For anyone wondering, Party Play - the jump right in and play mode introduced in the last game - is back, along with all the usual customization options.


As usual, multiple difficulties are available for all songs and all instruments. Looking strictly at the note charts on Medium, Guitar Hero: Warriors of Rock packs in a few tricky moments. I was able to consistently nail between 90 - 98% on every song in Medium, but I found myself using the tutorials for certain parts more often than in past games.

Challenges in Quickplay+ offer a different sort of challenge. Rather than gunning for completion percentages and star ratings, you're asked to pay attention to how you play. Every song has a dozen challenges attached, such as how many times you bank Star Power, hitting consecutive note streaks or using the whammy bar on sustained notes. Gunning for these marks is, of course, optional, though adds something else for veteran players to chase.

My only problem with Challenges is there's no way to check them outside the main Quickplay+ menu. Everything is listed out in that menu, but it's not likely you'll remember everything after setting up a lengthy playlist. At the very least, it would be nice to know what I'm doing to get icons to appear while playing.

Game Mechanics:

Each character has a special ability, such as Johnny's constant 2x multiplier or Echo earning extra Star Power for every 10-note streak. These are a complete departure for the series, but add something new to the core gameplay experience. Previously, Stars were something you earned, but really didn't matter outside bragging rights. Now, Stars feed each character's evolution into their Warrior form, granting access to more powerful abilities.

Once unlocked, you can use abilities in Quickplay+, opening up a new set of "Power Challenges." These play directly into the abilities and, aside from giving you something else to go for, it's a crazy awesome feeling to see your Star and point counts rocket up. Seven Stars is good, twenty-three is just fun with excess. After all, if it's not done with excess, it's not worth doing at all. Purists should note both "powered" and "un-powered" leaderboards are available.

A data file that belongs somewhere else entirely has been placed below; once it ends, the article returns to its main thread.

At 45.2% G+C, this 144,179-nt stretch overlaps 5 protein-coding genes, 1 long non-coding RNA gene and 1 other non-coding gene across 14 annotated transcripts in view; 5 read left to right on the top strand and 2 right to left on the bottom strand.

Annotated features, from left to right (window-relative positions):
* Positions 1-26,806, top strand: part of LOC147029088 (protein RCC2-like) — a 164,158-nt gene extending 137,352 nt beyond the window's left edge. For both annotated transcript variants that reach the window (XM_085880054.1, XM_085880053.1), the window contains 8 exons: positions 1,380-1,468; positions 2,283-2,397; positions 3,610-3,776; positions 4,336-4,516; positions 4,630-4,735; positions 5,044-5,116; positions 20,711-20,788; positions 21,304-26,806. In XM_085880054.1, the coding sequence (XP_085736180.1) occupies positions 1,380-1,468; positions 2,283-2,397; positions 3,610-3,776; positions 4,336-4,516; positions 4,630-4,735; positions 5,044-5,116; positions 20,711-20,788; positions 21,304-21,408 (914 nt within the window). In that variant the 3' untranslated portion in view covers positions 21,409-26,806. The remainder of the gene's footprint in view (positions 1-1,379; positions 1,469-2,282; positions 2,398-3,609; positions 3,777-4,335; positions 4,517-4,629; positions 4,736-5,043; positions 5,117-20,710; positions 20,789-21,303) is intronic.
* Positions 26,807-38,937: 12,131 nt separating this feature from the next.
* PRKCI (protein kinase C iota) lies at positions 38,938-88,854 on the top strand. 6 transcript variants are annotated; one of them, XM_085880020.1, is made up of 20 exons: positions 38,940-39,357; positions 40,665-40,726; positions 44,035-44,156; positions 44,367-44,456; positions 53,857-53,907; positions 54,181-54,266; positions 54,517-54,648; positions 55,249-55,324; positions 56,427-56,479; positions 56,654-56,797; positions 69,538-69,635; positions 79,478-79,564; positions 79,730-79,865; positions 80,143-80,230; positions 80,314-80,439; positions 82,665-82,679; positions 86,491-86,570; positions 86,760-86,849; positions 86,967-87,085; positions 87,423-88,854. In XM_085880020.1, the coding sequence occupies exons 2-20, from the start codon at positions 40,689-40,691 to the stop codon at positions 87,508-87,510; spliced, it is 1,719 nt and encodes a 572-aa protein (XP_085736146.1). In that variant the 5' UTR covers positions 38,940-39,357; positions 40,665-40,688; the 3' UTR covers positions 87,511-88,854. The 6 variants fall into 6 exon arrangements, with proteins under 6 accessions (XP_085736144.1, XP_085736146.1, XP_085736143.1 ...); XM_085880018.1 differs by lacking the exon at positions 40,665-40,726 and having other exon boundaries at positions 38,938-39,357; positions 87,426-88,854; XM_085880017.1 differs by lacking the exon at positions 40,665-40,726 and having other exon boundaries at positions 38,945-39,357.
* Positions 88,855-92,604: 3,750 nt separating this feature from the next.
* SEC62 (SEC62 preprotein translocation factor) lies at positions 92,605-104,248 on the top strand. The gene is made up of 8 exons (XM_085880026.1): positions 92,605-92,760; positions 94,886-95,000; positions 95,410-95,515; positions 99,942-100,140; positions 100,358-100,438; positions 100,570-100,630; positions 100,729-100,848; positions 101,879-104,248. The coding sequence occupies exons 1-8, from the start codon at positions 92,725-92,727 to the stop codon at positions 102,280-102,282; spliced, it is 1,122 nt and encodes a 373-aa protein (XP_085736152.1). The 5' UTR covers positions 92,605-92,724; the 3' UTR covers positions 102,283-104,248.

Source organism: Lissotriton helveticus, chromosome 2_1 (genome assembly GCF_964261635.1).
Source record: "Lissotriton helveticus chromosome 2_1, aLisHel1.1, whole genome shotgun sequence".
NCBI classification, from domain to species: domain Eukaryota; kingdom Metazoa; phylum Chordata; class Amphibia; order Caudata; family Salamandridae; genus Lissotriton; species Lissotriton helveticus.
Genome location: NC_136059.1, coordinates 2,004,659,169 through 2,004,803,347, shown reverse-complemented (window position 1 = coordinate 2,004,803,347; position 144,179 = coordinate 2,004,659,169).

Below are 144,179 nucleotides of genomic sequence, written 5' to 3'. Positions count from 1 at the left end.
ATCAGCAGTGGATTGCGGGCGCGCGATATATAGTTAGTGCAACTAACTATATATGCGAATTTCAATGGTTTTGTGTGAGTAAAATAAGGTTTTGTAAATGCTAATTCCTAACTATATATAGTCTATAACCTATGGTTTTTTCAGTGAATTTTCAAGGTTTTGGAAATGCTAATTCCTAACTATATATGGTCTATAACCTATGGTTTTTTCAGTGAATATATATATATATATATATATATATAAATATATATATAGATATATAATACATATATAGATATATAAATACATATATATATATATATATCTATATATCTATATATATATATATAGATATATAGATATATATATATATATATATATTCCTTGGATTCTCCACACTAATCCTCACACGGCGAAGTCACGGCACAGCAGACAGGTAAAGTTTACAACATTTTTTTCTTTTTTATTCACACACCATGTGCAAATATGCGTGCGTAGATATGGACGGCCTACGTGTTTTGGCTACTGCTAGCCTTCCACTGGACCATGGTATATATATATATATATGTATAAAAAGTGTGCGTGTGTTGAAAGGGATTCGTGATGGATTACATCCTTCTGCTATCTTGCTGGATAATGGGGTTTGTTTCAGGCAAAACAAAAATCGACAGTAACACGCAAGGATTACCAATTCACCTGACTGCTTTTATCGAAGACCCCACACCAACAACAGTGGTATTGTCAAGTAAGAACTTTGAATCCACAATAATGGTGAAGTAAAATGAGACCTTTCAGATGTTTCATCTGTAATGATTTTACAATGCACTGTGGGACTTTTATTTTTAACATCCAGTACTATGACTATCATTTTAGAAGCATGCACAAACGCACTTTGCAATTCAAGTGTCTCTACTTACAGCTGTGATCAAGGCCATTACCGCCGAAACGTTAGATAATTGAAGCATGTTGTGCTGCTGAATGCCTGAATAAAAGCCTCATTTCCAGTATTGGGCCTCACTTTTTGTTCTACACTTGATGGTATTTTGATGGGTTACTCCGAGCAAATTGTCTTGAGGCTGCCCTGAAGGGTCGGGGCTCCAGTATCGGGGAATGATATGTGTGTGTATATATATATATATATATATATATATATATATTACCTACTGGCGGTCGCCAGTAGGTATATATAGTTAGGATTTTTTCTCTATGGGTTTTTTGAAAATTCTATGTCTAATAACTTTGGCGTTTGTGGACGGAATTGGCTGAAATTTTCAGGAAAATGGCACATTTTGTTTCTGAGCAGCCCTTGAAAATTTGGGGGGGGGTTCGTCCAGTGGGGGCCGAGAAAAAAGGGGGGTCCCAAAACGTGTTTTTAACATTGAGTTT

A new Guitar Hero game means new instruments. The game is playable with all of your old stuff, but if you're a first time buyer or in the market for new items, it's nice to have the option.

The guitar has been completely redesigned. All of the control components (buttons, strum bar, whammy bar) are attached to the neck. Compared to past guitars, the new one has a sturdier feel, at least at the neck. For all its convenience and sturdy feel, I ended up going back to my older guitar for most of the game. The new buttons are stiff and the strum bar has a nice click, though I thought the whammy bar got in the way. I ended up turning it around just to get it out of the way while playing. As with other elements, it came down to personal preference.

I wasn't convinced enough to replace my guitar, but my old drum kit just took up residence in my bedroom closet. The new drums are great! The panel with controls is detachable. A small change, sure, but convenient in ways you probably haven't thought of yet. Just the ability to go through menus in comfort was enough to convince me.

The new pads have just enough "bounce" to feel comfortable. Unlike the original set, the rubber is just a little softer with a slight suspension. It doesn't feel like you're hammering away on hard plastic. It's a softer hit, especially on the cymbals (which react like cymbals). One of my friends noticed a slight up-tick in her reaction time.

Guitar Hero: Warriors of Rock is a dramatic shift for the series in terms of theme, but the core gameplay is as close as ever to the heart of the franchise. Guitar Hero: Warriors of Rock is a different direction, but it's the right one.

-Starscream, GameVortex Communications
AKA Ricky Tucker